V1 is over 145 AU from the sun, traveling 3.6AU per year, or around 60,000km/h, 17km/s. Even if you got a probe moving twice as fast, it would take close to 40 years to catch up. And moving a probe twice as fast (after escaping the sun's gravity well) would take a heck of a lot of energy. More likely you'd need a bunch of gravity assists from other plants, and waiting for the right time for those takes even longer.
They're irreplaceable. They're ancient. And they're still doing science.
However, if we're stuck with the launch capability of Falcon Heavy, it would take multiple launches with in-orbit docking/refueling to do it. Still possible in a 10ish year horizon, but too expensive to be worth it.
But then, that does sort of align with my statement: it's gonna need a loooot of energy to catch up.
But wouldn't that be neat? BFR is going to be relatively cheap to launch so we could do a lot with it. Imagine if it launched a probe similar to Voyager, but built to go faster, farther out, even more resilient, even more power and instruments. Throw in a solar sail to gain even further speed on its way out.
The future keeps looking cooler and cooler, if we can just not kill each other.
What has been discussed is the creation of small probes designed just to be flung in many directions. We just haven’t felt the need to prioritize that over other possible missions. My hope is that this is something we will do in the next couple of decades as space travel becomes cheaper.
Next technology has advanced really quickly so by the time one is designed, built, and tested there's way better technology we could include in terms of cameras, computers and sensors so there's little incentive to use the same instrumentation over and over again because we can always pretty much always get better science out of newer equipment. On top of that there's limited returns on returning the same equipment to the same body because we've already gotten most of that data before.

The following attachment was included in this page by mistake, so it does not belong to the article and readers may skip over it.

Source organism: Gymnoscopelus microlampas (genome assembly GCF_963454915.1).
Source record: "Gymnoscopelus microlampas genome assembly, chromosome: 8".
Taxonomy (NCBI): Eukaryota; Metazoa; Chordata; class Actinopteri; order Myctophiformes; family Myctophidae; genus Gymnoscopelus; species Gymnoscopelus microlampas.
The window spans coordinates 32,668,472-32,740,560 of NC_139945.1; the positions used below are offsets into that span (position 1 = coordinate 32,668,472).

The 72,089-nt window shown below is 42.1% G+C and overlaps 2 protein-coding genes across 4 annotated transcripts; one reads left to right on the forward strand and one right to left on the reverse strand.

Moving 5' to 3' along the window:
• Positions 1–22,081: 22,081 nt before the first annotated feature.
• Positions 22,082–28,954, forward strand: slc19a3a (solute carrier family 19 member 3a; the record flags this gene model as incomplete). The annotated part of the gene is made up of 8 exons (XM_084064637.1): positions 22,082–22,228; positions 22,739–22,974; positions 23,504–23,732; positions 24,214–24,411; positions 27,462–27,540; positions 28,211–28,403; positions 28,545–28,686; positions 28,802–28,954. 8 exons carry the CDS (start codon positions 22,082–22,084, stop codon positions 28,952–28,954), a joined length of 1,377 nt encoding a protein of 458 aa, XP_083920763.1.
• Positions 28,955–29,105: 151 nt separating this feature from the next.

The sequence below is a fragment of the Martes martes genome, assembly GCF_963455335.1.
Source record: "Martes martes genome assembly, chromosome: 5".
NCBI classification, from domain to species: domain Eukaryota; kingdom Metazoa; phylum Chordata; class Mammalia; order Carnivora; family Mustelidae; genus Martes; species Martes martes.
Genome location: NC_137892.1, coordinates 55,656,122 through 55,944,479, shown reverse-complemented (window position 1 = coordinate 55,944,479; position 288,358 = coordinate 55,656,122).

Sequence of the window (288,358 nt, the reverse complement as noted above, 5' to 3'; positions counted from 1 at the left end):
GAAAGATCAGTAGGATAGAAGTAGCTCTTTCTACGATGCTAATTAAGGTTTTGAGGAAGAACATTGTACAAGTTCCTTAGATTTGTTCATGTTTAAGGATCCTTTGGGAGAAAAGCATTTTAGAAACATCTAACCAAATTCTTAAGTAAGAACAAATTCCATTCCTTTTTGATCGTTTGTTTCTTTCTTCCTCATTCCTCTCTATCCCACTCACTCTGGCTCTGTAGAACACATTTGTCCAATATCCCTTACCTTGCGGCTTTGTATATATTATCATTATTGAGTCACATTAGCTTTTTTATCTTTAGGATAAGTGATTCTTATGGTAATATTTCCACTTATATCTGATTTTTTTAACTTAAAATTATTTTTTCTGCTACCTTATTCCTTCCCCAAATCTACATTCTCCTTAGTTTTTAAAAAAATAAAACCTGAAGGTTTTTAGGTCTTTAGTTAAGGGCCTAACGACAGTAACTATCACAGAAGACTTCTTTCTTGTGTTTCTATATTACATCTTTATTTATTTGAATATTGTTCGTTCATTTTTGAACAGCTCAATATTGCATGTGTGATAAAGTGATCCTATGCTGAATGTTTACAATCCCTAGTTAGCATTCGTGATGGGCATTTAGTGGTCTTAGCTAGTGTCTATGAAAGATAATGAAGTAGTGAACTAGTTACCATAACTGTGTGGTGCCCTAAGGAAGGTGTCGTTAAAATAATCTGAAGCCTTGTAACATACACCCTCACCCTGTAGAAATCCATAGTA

Next if we're talking about surface probes they're very specific to the location they're going to and the science we want to perform there. For example until we made Curiosity most of our rovers were solar powered which doesn't really work much further out in the solar system like on Jupiter's moons. The lack of atmosphere on many potential destinations is also a big problem because it massively limits the size of potential probes because they also have to carry their own landing fuel all the way out there.
Finally because of all of that there's not really the money for launching missions that won't probably yield that much new science. They'll return a lot of data to be sure but there's limited new insights because the existing data already gets analyzed and examined to within an inch of it's life to wring as much information as possible. I do agree we should be spending a lot more on planetary exploration but there's a lot of reasons each probe/rover we send out is largely designed and built from scratch.
A good amount of consideration was given to the time, direction and magnitude of various voyager flings.
I hope that spacex and the rest keep going strong, so that when my son reaches my age we are there
What a great human achievement.